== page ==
Canton Vaud, Switzerland Genealogy
Guide to Canton Vaud ancestry, family history and genealogy: birth records, marriage records, death records, census records, parish registers, and military records.
|Switzerland Wiki Topics|
|Local Research Resources|
Getting Started[edit | edit source]
If you are new to Swiss research, you should watch this introductory course. Then study the articles on church records and civil registration, as almost all of your research will be in those two record groups.
History[edit | edit source]
At the beginning of the 15th century the land was occupied by troops from Bern. By 1536 the area was completely annexed. Reformation was started.
The Bernese occupiers were not popular among the population. In 1723, a revolt against Bern, in protest at what was seen as a denial of political rights of the French-speaking Vaudois by the German-speaking Bernese.
In 1803, Vaud joined the re-installed Swiss confederation and in spite of Bernese attempts to reclaim Vaud, it has remained a sovereign canton ever since.
In the 19th century, the canton of Vaud was an outspoken opponent of the Sonderbund Catholic separatist movement, which led to what is called the Sonderbund War. The current constitution dates from 14 April 2003, replacing the one from 1885. Vaud is a French speaking canton.
Canton Vaud (Wikipedia)
Districts[edit | edit source]
Civil Registration[edit | edit source]
Civil registration began in Canton Vaud in 1821. To understand the records available, read the Wiki article, Switzerland Civil Registration.
- Addresses for Civil Registration (ZivilStandesamt) Offices (.pdf)
- You will be able to write your request in French with the help of the France Letter Writing Guide.
Church Records[edit | edit source]
FamilySearch has microfilmed and digitized records for the entire canton. These records can be accessed from the FamilySearch Catalog (click on Places within Switzerland, Vaud to select the parish). There may be restrictions on viewing these records.
There are some incomplete indexes available online from the following collections:
- Switzerland, Baptisms, 1491-1940. FamilySearch Historical Records. Index. Incomplete.
- Switzerland, Baptisms, 1491-1940. MyHeritage.com, ($). Index. Incomplete.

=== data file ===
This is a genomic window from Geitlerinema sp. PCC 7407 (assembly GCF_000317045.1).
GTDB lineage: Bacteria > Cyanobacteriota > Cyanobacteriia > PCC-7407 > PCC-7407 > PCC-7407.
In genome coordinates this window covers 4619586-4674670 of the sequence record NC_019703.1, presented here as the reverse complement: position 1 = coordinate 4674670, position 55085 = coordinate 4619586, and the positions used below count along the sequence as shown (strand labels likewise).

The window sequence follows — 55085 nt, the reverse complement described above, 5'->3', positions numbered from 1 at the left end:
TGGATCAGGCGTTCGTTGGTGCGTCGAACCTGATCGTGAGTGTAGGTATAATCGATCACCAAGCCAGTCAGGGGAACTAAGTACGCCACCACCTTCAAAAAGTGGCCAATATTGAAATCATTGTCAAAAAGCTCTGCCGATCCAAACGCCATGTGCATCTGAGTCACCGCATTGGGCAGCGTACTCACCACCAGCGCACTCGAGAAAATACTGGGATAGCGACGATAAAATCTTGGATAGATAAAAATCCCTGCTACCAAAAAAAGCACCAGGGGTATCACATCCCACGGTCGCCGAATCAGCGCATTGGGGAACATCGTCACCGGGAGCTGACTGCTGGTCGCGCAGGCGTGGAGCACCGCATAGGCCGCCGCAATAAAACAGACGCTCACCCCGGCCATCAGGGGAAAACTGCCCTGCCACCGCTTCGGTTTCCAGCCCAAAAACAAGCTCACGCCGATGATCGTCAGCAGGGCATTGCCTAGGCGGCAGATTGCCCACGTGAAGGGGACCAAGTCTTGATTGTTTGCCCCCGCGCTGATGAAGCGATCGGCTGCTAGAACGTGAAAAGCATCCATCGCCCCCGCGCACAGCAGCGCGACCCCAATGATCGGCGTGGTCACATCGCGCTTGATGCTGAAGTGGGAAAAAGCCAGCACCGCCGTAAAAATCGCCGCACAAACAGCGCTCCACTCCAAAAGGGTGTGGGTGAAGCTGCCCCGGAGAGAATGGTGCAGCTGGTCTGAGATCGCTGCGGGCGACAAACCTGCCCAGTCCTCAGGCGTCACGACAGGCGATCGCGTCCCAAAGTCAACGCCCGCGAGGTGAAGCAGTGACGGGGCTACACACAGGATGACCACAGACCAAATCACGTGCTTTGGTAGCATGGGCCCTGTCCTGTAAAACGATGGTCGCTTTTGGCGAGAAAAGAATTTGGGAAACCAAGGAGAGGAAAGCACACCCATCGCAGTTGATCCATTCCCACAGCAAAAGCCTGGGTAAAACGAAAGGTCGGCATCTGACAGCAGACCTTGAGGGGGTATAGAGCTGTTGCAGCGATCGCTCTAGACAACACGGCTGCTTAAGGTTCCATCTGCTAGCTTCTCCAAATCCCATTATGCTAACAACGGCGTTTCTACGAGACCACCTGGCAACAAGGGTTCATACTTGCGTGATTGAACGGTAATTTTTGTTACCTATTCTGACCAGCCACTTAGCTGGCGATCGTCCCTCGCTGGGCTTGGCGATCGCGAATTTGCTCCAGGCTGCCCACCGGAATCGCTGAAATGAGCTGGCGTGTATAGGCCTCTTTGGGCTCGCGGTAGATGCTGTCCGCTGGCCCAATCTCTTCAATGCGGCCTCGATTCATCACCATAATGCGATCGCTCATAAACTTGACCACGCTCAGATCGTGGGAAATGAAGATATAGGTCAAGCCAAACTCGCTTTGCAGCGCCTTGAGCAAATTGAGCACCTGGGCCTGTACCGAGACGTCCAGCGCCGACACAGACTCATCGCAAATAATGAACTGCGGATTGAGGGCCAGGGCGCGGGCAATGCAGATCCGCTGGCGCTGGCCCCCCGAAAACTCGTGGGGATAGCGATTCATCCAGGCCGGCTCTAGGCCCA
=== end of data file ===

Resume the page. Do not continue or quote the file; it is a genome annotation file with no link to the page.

- Switzerland, Baptisms, 1491-1940. Ancestry.com, ($). Index. Incomplete.
- Switzerland, Marriages, 1532-1910. FamilySearch Historical Records. Index. Incomplete.
- Switzerland, Marriages, 1532-1910. My Heritage.com, ($). Index. Incomplete.
- Switzerland, Marriages, 1532-1910. Ancestry.com, ($). Incomplete. Index.
- Switzerland Burials, 1613-1875. FamilySearch Historical Records Index. Incomplete.
- Switzerland Burials, 1613-1875. MyHeritage. ($). Index. Incomplete.
- Switzerland Burials, 1613-1875. Ancestry.com. Incomplete. Index. ($).
For information on the coverage and content of church records, read Switzerland Church Records.
FamilySearch Microfilmed/Digitized Records[edit | edit source]
All microfilmed parish records have been digitized. These records may have a restriction for use only at a Family History Center near you.
- Click on Switzerland, Vaud FamilySearch Catalog.
- Open the list "Places within Switzerland, Vaud". Select your town.
- A list of record categories will open up. Click on "Church records".
- A list of available records will appear. Click on the record title you are interested in searching.
- Scroll down to the list of microfilm numbers. Some combination of these icons will appear at the far right of the microfilm listed for the record. . The magnifying glass indicates that the microfilm is indexed. Clicking on the magnifying glass will take you to the index. Clicking on the camera will take you to an online digital copy of the microfilm.
Land and Property[edit | edit source]
Reading the Records[edit | edit source]
- French Genealogical Word List
- Swiss Dialect Genealogical Word List
- Reading French Handwritten Records
- Lesson 1: The French Alphabet
- Lesson 2: Key Words and Phrases
- Lesson 3: Reading French Records
Search Strategy[edit | edit source]
This search strategy will help you determine what to write for. Limit tour requests to just one of these steps at a time. Once you have established that the parish is cooperative and perhaps more willing to do more extensive research (for a fee), you might be able to ask them for more at a time.
- Search for the relative or ancestor you selected.
- When you find his birth record, search for the births of his brothers and sisters.
- Next, search for the marriage of his parents. The marriage record will have information that will often help you find the birth records of the parents.
- You can estimate the ages of the parents and determine a birth year to search for their birth records.
- Search the death registers for all known family members.
- Repeat this process for both the father and the mother, starting with their birth records, then their siblings' births, then their parents' marriages, and so on.
- If earlier generations (parents, grandparents, etc.) do not appear in the records, search neighboring parishes.